These matters, at least when the property concerned is movable, are generally referred to the personal law of the husband at the time of the marriage, or to that of the deceased respectively; but about them, besides the question between domicile and nationality, there arises the question whether immovable property is to be included in the mass governed by the personal law, or is to follow the territorial law of its own situation (lex situs). Here we touch the distinction between real and personal statutes which arose in the middle ages, when the local legislation of the free cities was contrasted, under the name of statutes, with the general Roman law. That distinction did not bear the same character at all times, but in the 16th century, under d'Argentre, it acquired its most developed form, absorbing all laws into one or other of the two classes, and giving a vast extension to the real class, for which was claimed exclusive application to immovables situate in the territory of the law. In accordance with this system, the highly feudal character .of which was very sympathetic to English jurisprudence, English practice has refused to include English immovables in the mass to be dealt with as a unit on marriage or death. But it refers the validity and operation of a marriage settlement, at least as to movables, and the effect of marriage, in the absence of express contract, on the movable property of the husband and wife, to the law of the husband's domicile at the time of the marriage, called the matrimonial domicile. And with regard to the succession to movables on death, it adopts the principle of massing them irrespectively of their situation, so far as is permitted by the peculiar system under which the property in movables situate in England does not pass directly to the legatees or next of kin, but to the executors or administrators, who are charged with the duty of paying the debts of the deceased and distributing the beneficial surplus. The validity of a will of movables, otherwise than in respect of form (about which more hereafter), and the rights, whether under a will or under an intestacy, in the beneficial surplus arising from them, are determined in England by the law of the testator's last domicile. On the points glanced at in this paragraph the decisions in the United States generally agree with those in England, only allowing the pecuniary relations of a married couple, in the absence of express contract, to be varied by a change of domicile, notwithstanding that such change is in the husband's exclusive power, instead of maintaining them as fixed by the matrimonial domicile. On the continent of Europe partisans of a variation after the marriage are scarcely to be found; but as between the nationality and the domicile of the husband or of the deceased, and on the question whether the mass to be governed either by nationality or domicile, on marriage or on death, includes immovables situate under a different law, the division of opinion, legislation and practice is considerable and intricate.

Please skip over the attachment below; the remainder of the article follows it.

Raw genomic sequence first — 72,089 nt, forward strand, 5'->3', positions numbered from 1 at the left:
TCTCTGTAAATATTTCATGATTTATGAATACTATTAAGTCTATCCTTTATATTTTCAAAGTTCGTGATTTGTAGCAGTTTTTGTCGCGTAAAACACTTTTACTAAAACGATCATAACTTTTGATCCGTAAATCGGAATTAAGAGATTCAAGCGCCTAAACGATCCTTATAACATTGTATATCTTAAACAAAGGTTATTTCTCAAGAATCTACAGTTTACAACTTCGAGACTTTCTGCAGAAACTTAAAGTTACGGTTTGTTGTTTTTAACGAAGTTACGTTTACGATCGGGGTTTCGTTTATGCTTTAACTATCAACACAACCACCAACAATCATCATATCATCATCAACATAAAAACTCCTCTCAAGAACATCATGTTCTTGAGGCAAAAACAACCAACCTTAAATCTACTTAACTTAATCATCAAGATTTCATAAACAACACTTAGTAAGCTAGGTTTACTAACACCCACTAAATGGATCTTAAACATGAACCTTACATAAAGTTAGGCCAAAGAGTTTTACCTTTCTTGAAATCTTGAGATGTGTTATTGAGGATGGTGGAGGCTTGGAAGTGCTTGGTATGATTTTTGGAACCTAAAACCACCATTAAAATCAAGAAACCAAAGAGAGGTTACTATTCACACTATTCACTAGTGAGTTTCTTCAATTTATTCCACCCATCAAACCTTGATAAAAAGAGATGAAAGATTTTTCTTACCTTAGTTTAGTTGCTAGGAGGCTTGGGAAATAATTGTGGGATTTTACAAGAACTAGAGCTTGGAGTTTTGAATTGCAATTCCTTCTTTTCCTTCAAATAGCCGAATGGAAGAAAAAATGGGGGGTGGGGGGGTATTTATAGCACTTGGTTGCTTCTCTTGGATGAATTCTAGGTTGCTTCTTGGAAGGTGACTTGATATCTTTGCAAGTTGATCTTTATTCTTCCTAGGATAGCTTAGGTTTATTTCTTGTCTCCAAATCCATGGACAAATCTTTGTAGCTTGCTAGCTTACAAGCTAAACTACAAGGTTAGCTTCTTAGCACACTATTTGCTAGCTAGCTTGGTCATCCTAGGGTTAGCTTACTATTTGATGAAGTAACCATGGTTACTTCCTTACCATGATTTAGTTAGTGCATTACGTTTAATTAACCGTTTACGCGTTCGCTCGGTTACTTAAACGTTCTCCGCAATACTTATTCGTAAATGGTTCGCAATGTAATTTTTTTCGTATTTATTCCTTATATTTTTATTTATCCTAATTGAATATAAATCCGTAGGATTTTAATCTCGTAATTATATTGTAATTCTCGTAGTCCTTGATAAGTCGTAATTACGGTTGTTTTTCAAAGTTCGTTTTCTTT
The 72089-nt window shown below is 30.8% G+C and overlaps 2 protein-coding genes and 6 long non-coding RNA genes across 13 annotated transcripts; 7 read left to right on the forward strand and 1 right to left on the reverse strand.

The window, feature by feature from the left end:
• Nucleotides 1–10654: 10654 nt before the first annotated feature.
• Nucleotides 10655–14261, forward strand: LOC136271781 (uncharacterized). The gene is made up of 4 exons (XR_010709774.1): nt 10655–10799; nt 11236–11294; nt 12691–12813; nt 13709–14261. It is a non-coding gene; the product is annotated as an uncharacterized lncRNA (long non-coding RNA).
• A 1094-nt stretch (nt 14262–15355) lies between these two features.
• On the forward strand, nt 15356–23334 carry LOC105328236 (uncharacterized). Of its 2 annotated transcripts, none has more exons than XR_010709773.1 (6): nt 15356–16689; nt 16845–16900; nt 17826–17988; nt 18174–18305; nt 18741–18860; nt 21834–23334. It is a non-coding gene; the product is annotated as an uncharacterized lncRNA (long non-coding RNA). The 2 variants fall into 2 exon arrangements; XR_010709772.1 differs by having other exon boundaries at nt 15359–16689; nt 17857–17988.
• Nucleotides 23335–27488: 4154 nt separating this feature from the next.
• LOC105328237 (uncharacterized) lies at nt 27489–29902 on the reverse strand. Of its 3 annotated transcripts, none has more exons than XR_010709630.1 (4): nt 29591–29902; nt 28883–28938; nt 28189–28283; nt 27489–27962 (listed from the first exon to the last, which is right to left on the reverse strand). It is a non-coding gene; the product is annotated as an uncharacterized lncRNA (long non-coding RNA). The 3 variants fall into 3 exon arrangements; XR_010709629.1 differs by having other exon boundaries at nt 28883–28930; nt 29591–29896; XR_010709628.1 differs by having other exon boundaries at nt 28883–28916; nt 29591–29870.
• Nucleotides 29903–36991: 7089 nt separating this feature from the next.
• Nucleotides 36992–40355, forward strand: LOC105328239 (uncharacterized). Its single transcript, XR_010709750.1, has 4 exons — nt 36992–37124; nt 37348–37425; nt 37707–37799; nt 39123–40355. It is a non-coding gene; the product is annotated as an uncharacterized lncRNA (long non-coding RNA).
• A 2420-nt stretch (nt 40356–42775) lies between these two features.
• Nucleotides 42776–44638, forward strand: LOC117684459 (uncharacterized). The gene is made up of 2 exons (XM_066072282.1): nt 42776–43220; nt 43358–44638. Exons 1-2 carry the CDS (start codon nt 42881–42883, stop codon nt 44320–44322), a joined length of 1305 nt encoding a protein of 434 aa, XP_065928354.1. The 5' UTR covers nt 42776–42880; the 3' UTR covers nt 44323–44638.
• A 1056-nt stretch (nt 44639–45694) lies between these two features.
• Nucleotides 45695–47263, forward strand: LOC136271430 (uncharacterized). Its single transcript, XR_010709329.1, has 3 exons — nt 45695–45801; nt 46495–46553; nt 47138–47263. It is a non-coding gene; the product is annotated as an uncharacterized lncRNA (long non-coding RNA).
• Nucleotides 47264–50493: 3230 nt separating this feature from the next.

The law of the territory in which they are situate (lex situs) is generally applied to the property in particular things, whether movable or immovable, so far as they are not included in any mass grouped round a person; in England, therefore, always to immovables. In drawing up documents and conducting ceremonies public functionaries must necessarily follow the law from which they derive their authority, wherefore the law of the place where any public document is entered into, or any public ceremony performed (lex loci actus), is the only one that can be followed in its external form. This maxim applies to the forms of notarial acts, and to that of marriage celebrated with the official concurrence of clergymen, registrars and so forth. And since documents and ceremonies entered into without official concurrence are rarer on the continent of Europe than in England, the inevitableness of the form of the lex actus, when such concurrence is had, has generally led to that form being also held sufficient whenever the affair comes to be inquired into later. Nor in England has the sufficiency of the form of the lex loci actus for the celebration of marriage ever been doubted, but a will made by a notarial act in accordance with that law was not admitted. Disregarding the distinction between external form and internal validity and operation, a will of English land could not take effect unless made in English form (that is, since the Wills Act of 1837, with two witnesses), and a will of personal estate could not be admitted in England to probate unless made in the form of the law of the testator's last domicile. But now, by Lord Kingsdown's Act, passed in 1861, there are given for wills of personal property made by British subjects, besides the form of their last domicile, three alternative forms, namely, the form of the place of making the will, that of the testator's domicile at the time when it was made, and that of the part of the British dominions where he had his domicile of origin - only the first of the three, however, being offered when the will is made in the United Kingdom; and no will is to be revoked or invalidated by a change of the testator's domicile after making it.